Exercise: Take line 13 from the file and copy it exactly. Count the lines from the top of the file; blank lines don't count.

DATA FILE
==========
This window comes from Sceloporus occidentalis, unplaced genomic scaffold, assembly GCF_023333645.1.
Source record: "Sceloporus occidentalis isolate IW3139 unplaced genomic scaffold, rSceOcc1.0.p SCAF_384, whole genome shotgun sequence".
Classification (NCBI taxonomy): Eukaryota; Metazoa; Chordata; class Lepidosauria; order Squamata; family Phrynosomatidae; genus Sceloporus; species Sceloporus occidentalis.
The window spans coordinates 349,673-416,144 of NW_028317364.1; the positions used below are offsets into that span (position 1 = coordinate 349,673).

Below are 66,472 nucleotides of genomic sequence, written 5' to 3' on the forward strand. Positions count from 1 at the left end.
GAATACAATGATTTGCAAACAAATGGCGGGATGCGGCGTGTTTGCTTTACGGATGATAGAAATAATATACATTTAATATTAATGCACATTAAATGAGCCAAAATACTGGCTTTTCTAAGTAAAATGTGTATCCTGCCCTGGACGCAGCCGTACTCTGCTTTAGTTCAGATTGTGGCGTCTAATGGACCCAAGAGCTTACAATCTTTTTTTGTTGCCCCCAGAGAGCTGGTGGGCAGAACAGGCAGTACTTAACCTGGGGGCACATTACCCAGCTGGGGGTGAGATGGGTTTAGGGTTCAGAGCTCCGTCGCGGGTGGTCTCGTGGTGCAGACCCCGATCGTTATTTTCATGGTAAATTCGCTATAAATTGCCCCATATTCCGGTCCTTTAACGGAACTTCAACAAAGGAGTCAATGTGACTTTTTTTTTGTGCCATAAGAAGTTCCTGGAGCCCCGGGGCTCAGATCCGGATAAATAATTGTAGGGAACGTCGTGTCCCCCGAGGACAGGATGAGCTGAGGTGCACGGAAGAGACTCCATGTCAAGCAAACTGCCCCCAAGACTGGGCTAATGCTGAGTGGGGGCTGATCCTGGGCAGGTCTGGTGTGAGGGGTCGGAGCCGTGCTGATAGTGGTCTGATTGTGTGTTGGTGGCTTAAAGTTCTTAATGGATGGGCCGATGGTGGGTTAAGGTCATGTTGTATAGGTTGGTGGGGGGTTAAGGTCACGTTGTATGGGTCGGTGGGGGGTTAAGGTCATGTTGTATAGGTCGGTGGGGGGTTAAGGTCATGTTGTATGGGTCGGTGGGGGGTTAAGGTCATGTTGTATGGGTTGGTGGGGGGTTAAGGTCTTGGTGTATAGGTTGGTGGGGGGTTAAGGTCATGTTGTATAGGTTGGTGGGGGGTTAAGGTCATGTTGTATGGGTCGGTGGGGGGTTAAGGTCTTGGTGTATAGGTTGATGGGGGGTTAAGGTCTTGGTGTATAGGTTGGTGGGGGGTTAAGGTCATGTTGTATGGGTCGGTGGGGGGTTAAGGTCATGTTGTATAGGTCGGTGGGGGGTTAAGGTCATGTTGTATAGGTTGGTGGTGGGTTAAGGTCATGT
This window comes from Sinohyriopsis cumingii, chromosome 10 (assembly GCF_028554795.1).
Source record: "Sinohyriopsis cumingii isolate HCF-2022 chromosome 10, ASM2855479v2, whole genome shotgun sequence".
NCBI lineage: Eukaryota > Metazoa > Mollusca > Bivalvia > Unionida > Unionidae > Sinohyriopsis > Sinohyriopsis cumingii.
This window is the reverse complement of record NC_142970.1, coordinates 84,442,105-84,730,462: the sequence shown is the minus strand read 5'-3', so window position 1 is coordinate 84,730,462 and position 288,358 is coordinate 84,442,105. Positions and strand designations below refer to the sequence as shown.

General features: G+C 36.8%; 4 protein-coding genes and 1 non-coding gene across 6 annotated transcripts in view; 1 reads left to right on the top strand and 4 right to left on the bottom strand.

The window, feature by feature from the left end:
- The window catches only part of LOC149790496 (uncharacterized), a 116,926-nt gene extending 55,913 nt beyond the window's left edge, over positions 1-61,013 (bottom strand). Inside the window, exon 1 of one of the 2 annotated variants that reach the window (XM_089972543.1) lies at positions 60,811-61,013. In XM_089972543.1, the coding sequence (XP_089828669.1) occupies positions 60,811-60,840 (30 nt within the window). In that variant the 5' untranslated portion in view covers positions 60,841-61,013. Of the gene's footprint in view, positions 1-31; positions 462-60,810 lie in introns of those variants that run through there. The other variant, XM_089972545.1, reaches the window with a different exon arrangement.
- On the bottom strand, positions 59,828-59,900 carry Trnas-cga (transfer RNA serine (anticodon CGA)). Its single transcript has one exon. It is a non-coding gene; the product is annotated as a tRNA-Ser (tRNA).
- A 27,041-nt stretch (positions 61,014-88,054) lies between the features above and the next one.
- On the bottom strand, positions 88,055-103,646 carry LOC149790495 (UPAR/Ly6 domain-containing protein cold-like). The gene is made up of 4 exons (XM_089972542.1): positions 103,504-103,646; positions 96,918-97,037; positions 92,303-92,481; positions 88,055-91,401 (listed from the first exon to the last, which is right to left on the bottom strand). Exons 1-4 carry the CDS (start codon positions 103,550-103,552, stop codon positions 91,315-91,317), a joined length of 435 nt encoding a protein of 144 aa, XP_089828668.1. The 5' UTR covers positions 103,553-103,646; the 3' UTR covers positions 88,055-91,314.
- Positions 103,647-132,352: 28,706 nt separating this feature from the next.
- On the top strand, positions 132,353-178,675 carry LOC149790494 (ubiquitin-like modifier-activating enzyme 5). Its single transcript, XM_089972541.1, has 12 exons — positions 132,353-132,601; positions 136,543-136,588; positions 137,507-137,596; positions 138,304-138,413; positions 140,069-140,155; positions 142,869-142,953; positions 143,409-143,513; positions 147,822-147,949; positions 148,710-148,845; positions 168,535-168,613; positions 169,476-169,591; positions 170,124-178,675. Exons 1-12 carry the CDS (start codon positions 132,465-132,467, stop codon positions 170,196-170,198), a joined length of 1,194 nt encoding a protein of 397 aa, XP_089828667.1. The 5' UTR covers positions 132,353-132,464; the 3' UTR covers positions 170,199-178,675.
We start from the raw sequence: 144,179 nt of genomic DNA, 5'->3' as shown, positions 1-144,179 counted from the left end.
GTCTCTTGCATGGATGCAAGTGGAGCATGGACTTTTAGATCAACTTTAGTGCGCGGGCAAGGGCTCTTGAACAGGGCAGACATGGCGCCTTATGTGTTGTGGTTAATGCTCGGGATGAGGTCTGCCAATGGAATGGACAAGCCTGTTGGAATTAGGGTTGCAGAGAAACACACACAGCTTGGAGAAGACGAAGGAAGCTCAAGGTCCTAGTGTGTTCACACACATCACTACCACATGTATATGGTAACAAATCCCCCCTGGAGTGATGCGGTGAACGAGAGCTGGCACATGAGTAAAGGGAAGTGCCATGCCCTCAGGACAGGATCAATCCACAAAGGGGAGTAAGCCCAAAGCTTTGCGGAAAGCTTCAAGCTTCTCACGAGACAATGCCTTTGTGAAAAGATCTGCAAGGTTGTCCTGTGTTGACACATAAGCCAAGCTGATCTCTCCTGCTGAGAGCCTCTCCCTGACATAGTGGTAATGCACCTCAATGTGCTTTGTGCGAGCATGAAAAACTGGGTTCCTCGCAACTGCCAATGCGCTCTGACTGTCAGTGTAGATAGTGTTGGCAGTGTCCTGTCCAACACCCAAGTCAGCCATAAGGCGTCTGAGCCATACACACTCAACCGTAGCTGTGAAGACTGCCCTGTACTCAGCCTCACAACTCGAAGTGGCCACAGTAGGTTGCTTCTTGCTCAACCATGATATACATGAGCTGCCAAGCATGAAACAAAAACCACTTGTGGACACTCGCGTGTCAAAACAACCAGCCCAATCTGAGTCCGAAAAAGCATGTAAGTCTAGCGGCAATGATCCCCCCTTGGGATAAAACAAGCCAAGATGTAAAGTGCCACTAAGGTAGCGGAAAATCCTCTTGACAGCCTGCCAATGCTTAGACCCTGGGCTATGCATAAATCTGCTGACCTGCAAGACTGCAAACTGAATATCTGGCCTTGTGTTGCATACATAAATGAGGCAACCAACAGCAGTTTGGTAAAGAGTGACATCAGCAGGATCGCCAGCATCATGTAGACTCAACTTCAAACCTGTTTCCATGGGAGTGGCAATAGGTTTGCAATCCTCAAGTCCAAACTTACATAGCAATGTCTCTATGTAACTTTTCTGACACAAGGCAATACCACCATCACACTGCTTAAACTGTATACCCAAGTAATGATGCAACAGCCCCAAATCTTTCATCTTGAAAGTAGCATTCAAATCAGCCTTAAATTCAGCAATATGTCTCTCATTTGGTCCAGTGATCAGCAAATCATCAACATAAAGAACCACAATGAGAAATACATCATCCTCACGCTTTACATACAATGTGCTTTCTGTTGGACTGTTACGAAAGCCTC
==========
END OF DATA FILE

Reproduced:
- The window catches only part of LOC149790496 (uncharacterized), a 116,926-nt gene extending 55,913 nt beyond the window's left edge, over positions 1-61,013 (bottom strand). Inside the window, exon 1 of one of the 2 annotated variants that reach the window (XM_089972543.1) lies at positions 60,811-61,013. In XM_089972543.1, the coding sequence (XP_089828669.1) occupies positions 60,811-60,840 (30 nt within the window). In that variant the 5' untranslated portion in view covers positions 60,841-61,013. Of the gene's footprint in view, positions 1-31; positions 462-60,810 lie in introns of those variants that run through there. The other variant, XM_089972545.1, reaches the window with a different exon arrangement.